Headway raffle raises funds for brain injured people in Scotland

The following news release was posted today by Headway UK.

A charity that helps people rebuild their lives following brain injury has received a welcome boost from a firm of personal injury solicitors after the company donated a new car to the charity’s raffle.

Bonnar & Company Solicitors, which has offices across Scotland, has helped Headway, the brain injury association, celebrate its most successful annual raffle to date, with more than £18,000 raised.

The UK-wide charity, which has 13 groups and branches in Scotland alone, works to improve life after brain injury. Gaille McCann from Headway said the money would make a huge difference to the lives of people affected by brain injury.

“Brain injury is something that can happen to anyone at any time,” said Gaille. “We all think ‘it will never happen to me’ but the truth is it affects thousands of people every year. Indeed, every year in Scotland alone it is estimated that around 16,500 adults sustain a brain injury. The money raised by the raffle provides vital funding to help us continue our vital work and we’re very grateful to Bonnar & Company for donating such an incredible prize.”

The car, a Vauxhall Corsa 1.2l SXi, was won by Rotherham man Ian Ralph, who has supported the charity since it helped him cope when his wife sustained a brain injury.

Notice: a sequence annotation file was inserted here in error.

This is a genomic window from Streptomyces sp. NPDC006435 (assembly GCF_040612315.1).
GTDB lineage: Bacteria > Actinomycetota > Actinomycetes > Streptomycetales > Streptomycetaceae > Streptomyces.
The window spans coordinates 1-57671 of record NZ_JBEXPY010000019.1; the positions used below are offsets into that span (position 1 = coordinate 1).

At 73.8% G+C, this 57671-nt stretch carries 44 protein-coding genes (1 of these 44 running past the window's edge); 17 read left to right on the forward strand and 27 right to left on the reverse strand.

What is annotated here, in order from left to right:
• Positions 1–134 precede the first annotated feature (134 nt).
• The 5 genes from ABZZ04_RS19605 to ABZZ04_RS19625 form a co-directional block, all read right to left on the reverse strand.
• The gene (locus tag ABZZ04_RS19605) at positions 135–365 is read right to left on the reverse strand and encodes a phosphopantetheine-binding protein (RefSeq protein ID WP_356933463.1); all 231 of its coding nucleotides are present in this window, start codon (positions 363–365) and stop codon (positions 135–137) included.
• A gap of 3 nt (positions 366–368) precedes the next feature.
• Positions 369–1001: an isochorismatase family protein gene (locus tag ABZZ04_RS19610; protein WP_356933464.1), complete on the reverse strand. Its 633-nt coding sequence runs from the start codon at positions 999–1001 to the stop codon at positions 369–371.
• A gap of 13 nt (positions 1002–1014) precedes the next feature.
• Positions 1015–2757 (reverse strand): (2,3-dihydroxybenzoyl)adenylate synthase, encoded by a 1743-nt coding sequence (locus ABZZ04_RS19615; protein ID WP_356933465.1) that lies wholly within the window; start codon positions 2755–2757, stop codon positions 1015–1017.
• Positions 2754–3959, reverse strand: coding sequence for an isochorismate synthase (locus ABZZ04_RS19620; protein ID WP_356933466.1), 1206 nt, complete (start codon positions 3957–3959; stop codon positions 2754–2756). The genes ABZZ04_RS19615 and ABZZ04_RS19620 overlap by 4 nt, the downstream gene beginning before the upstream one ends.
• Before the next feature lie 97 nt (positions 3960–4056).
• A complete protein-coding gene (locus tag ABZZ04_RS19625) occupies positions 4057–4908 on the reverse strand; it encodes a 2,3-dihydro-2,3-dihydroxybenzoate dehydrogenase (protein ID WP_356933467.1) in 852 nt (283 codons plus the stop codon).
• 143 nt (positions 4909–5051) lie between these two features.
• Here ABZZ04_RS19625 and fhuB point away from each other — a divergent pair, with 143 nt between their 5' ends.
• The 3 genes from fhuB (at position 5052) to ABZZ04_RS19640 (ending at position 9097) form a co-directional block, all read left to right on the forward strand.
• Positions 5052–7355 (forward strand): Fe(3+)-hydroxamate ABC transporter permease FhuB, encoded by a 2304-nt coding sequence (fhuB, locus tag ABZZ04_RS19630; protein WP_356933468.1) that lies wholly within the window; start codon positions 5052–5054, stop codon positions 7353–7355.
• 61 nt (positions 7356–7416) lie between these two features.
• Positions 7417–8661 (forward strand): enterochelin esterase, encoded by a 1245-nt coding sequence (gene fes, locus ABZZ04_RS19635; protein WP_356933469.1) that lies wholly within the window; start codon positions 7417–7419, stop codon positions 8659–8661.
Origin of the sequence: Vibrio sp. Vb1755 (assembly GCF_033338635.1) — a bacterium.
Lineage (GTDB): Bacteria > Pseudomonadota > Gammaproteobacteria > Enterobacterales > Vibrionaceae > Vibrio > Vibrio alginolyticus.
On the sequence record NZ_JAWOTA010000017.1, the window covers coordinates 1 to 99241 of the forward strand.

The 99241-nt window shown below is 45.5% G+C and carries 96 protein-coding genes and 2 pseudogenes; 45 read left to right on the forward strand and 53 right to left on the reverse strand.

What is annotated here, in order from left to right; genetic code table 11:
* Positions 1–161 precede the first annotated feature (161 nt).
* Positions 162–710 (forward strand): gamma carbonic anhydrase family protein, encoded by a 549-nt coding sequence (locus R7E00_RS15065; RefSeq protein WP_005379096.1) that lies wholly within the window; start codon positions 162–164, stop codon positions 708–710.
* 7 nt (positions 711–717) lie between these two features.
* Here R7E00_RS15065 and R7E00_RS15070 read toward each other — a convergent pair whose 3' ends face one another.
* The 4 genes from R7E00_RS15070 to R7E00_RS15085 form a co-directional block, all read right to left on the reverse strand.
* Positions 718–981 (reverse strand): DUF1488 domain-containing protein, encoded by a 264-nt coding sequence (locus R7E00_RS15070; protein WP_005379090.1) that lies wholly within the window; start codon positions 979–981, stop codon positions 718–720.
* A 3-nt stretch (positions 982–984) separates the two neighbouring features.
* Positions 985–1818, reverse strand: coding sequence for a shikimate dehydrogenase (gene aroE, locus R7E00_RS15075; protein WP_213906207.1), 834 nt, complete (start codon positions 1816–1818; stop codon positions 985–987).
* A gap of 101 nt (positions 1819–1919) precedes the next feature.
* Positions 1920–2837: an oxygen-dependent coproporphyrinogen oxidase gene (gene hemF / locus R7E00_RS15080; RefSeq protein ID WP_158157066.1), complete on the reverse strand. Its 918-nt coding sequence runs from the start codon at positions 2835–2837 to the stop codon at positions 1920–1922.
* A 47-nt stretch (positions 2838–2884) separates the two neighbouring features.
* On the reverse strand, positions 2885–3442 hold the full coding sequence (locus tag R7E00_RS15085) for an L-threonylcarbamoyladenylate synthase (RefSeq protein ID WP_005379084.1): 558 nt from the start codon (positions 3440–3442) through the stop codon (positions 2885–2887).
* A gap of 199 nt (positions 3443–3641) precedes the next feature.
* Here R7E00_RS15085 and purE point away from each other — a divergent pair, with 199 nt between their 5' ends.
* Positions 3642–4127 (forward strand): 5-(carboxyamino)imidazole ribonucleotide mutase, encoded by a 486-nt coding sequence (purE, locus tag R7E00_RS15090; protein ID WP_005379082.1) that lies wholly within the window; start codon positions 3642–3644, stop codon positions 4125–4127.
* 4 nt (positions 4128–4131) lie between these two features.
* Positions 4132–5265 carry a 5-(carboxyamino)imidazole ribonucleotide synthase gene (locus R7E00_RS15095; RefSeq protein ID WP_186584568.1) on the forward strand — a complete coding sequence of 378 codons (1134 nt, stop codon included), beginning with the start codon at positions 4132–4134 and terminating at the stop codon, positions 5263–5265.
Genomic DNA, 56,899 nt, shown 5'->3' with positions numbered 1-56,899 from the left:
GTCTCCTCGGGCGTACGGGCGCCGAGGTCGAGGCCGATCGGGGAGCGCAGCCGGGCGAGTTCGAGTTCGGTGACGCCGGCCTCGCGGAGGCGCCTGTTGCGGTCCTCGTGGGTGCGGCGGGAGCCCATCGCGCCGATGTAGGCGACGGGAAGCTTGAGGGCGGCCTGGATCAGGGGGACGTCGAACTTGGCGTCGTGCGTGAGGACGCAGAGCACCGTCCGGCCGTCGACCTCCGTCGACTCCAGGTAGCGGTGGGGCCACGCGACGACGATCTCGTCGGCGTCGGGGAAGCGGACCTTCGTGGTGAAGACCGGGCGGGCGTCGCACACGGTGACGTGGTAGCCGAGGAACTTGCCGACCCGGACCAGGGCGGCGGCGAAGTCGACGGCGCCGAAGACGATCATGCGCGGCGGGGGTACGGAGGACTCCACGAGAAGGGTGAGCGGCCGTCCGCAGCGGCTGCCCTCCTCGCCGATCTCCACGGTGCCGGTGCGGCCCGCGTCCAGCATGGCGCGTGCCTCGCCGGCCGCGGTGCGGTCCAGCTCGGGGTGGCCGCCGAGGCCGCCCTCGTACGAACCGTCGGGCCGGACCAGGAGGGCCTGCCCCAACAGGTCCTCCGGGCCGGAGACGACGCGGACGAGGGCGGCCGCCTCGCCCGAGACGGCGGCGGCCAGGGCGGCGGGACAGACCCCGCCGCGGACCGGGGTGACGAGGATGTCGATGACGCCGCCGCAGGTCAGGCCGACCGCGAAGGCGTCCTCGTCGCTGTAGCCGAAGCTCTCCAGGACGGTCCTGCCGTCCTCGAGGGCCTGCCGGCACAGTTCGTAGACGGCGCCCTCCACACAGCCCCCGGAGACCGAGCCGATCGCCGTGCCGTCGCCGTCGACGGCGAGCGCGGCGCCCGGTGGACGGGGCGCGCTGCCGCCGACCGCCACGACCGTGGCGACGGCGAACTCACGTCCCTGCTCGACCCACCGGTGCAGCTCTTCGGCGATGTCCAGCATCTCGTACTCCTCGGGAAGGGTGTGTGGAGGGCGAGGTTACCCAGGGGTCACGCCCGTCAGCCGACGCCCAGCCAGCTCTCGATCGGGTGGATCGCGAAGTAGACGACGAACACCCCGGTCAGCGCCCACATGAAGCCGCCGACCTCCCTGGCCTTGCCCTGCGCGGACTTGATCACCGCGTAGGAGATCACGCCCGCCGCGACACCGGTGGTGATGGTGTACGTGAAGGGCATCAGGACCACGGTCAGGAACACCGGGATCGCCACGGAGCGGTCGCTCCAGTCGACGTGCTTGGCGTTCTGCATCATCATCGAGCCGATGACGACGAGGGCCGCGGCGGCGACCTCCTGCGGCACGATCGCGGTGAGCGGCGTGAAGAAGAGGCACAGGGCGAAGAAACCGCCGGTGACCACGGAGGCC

Ian Ralph from Rotherham receives the keys to his brand new Vauxhall Corsa from Andy Thorogood, Bonnar & Company’s Practice Development Manager and Gaille McCann from Headway.

“You never expect to win these things when you enter,” said Ian. “I bought the tickets as a way of making a donation to Headway, which was a tremendous support to me when my wife Alison suffered a brain haemorrhage in June 2006.”

“The haemorrhage left Alison with a severe brain injury and she couldn’t communicate. It was a very difficult time for me and the whole family; not only was my wife desperately ill, but also I was trying to care for our two children, who were 12 and eight at the time, and make sense of all the forms that needed filling in.”

“It was while Alison was being cared for in a local hospice that someone from Headway first came to see me to offer emotional and practical support. They helped me with all the legal issues but more importantly understood what I was going through.”

“Sadly Alison passed away just four months after the haemorrhage but I will always be grateful for Headway’s support.”

Partner, Veronica McManus said, “Ian and his family have obviously been through a very tough time and they deserve some good news. We were delighted to present him with the car and of course help raise valuable funds for Headway.”


About Headway

Headway – the UK’s leading brain injury charity – provides support, services and information to brain injury survivors, their families and carers, as well as to professionals in the health and legal fields. It has more than 100 groups and branches throughout the UK.

For more information on Headway or about brain injury, visit www.headway.org.uk


Key facts